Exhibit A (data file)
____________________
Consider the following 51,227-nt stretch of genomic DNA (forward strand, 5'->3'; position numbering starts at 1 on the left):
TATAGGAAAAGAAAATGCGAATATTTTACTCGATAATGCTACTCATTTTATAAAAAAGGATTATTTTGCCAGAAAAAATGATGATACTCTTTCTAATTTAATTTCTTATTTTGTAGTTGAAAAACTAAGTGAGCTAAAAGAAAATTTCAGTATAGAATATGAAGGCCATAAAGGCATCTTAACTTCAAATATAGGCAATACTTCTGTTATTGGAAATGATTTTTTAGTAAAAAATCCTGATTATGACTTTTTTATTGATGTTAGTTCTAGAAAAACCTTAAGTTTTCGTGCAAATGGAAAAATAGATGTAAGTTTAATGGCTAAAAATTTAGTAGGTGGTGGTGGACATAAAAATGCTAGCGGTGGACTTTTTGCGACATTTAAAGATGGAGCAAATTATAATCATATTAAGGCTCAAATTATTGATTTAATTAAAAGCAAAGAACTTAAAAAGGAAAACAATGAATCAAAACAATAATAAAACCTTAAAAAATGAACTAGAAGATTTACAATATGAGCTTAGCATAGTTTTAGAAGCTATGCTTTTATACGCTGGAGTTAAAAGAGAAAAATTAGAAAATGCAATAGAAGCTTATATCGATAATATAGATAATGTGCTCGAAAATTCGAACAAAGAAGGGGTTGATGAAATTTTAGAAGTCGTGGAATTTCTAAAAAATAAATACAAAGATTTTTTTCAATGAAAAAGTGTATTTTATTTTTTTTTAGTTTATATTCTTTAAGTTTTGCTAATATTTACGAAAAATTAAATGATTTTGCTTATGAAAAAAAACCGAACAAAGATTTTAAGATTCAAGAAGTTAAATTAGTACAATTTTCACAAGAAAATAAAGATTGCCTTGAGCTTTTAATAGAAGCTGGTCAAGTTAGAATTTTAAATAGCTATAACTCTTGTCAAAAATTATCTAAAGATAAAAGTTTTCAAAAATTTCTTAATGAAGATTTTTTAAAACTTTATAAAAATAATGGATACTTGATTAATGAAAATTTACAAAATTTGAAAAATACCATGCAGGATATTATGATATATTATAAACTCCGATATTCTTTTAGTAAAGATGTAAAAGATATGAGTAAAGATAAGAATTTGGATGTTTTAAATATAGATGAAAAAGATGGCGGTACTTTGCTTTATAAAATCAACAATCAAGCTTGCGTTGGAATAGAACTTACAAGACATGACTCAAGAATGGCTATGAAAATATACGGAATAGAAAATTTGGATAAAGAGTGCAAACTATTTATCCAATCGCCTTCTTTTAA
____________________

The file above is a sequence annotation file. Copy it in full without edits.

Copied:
Consider the following 51,227-nt stretch of genomic DNA (forward strand, 5'->3'; position numbering starts at 1 on the left):
TATAGGAAAAGAAAATGCGAATATTTTACTCGATAATGCTACTCATTTTATAAAAAAGGATTATTTTGCCAGAAAAAATGATGATACTCTTTCTAATTTAATTTCTTATTTTGTAGTTGAAAAACTAAGTGAGCTAAAAGAAAATTTCAGTATAGAATATGAAGGCCATAAAGGCATCTTAACTTCAAATATAGGCAATACTTCTGTTATTGGAAATGATTTTTTAGTAAAAAATCCTGATTATGACTTTTTTATTGATGTTAGTTCTAGAAAAACCTTAAGTTTTCGTGCAAATGGAAAAATAGATGTAAGTTTAATGGCTAAAAATTTAGTAGGTGGTGGTGGACATAAAAATGCTAGCGGTGGACTTTTTGCGACATTTAAAGATGGAGCAAATTATAATCATATTAAGGCTCAAATTATTGATTTAATTAAAAGCAAAGAACTTAAAAAGGAAAACAATGAATCAAAACAATAATAAAACCTTAAAAAATGAACTAGAAGATTTACAATATGAGCTTAGCATAGTTTTAGAAGCTATGCTTTTATACGCTGGAGTTAAAAGAGAAAAATTAGAAAATGCAATAGAAGCTTATATCGATAATATAGATAATGTGCTCGAAAATTCGAACAAAGAAGGGGTTGATGAAATTTTAGAAGTCGTGGAATTTCTAAAAAATAAATACAAAGATTTTTTTCAATGAAAAAGTGTATTTTATTTTTTTTTAGTTTATATTCTTTAAGTTTTGCTAATATTTACGAAAAATTAAATGATTTTGCTTATGAAAAAAAACCGAACAAAGATTTTAAGATTCAAGAAGTTAAATTAGTACAATTTTCACAAGAAAATAAAGATTGCCTTGAGCTTTTAATAGAAGCTGGTCAAGTTAGAATTTTAAATAGCTATAACTCTTGTCAAAAATTATCTAAAGATAAAAGTTTTCAAAAATTTCTTAATGAAGATTTTTTAAAACTTTATAAAAATAATGGATACTTGATTAATGAAAATTTACAAAATTTGAAAAATACCATGCAGGATATTATGATATATTATAAACTCCGATATTCTTTTAGTAAAGATGTAAAAGATATGAGTAAAGATAAGAATTTGGATGTTTTAAATATAGATGAAAAAGATGGCGGTACTTTGCTTTATAAAATCAACAATCAAGCTTGCGTTGGAATAGAACTTACAAGACATGACTCAAGAATGGCTATGAAAATATACGGAATAGAAAATTTGGATAAAGAGTGCAAACTATTTATCCAATCGCCTTCTTTTAA